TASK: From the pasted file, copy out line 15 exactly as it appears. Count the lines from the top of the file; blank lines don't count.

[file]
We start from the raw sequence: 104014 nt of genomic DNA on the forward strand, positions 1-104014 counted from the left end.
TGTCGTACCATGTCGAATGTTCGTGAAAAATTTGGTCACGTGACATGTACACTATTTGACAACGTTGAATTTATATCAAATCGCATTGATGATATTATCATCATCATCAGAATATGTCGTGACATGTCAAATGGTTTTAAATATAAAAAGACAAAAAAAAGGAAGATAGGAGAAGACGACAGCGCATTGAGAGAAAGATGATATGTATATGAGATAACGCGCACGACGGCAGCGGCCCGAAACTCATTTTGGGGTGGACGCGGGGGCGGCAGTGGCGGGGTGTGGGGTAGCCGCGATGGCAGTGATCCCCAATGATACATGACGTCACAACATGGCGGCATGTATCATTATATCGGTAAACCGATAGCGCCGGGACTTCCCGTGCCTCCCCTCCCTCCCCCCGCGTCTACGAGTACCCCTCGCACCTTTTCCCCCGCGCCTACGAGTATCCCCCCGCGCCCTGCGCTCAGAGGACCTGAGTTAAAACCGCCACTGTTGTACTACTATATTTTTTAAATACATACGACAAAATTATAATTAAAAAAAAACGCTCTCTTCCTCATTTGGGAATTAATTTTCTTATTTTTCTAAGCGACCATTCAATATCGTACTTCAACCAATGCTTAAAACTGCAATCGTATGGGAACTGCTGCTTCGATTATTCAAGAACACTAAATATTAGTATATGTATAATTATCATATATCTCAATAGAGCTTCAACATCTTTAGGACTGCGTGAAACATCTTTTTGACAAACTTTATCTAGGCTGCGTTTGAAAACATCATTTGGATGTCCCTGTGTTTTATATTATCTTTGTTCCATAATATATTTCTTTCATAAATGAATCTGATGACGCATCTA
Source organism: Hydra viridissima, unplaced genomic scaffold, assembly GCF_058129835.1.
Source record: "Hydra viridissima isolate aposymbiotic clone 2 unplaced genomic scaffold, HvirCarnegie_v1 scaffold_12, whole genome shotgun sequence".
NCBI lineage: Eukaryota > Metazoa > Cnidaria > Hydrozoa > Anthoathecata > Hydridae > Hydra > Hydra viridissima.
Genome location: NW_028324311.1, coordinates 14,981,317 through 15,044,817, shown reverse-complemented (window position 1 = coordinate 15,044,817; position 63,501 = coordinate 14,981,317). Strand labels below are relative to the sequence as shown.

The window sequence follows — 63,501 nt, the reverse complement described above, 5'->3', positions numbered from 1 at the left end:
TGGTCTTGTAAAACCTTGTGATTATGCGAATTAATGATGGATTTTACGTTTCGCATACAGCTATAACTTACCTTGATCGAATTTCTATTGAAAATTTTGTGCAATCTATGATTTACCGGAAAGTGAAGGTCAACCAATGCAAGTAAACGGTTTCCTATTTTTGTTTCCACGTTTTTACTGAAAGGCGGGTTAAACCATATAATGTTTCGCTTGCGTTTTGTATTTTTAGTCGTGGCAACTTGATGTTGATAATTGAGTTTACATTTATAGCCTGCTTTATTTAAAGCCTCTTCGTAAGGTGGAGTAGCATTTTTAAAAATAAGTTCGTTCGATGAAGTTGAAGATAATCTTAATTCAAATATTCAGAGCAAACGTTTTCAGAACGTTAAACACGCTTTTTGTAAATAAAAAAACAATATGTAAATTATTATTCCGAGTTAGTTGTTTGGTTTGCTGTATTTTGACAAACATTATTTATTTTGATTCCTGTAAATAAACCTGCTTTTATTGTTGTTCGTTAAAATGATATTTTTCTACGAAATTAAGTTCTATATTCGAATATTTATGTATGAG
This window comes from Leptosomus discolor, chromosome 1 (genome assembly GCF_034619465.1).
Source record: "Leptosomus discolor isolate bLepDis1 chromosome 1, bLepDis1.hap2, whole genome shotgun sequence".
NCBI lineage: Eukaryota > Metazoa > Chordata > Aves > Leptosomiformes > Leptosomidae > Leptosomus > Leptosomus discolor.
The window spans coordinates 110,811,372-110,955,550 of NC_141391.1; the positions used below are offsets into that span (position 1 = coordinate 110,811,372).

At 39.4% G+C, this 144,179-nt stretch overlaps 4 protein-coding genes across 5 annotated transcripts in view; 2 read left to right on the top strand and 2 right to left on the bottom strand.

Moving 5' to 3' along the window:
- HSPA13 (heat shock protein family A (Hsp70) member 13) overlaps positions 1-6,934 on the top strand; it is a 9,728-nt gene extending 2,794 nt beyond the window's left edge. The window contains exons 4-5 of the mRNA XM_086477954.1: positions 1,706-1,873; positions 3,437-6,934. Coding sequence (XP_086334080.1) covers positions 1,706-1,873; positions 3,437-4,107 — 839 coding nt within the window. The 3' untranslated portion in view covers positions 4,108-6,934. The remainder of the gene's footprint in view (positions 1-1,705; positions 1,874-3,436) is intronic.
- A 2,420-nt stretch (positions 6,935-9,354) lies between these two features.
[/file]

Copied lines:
- HSPA13 (heat shock protein family A (Hsp70) member 13) overlaps positions 1-6,934 on the top strand; it is a 9,728-nt gene extending 2,794 nt beyond the window's left edge. The window contains exons 4-5 of the mRNA XM_086477954.1: positions 1,706-1,873; positions 3,437-6,934. Coding sequence (XP_086334080.1) covers positions 1,706-1,873; positions 3,437-4,107 — 839 coding nt within the window. The 3' untranslated portion in view covers positions 4,108-6,934. The remainder of the gene's footprint in view (positions 1-1,705; positions 1,874-3,436) is intronic.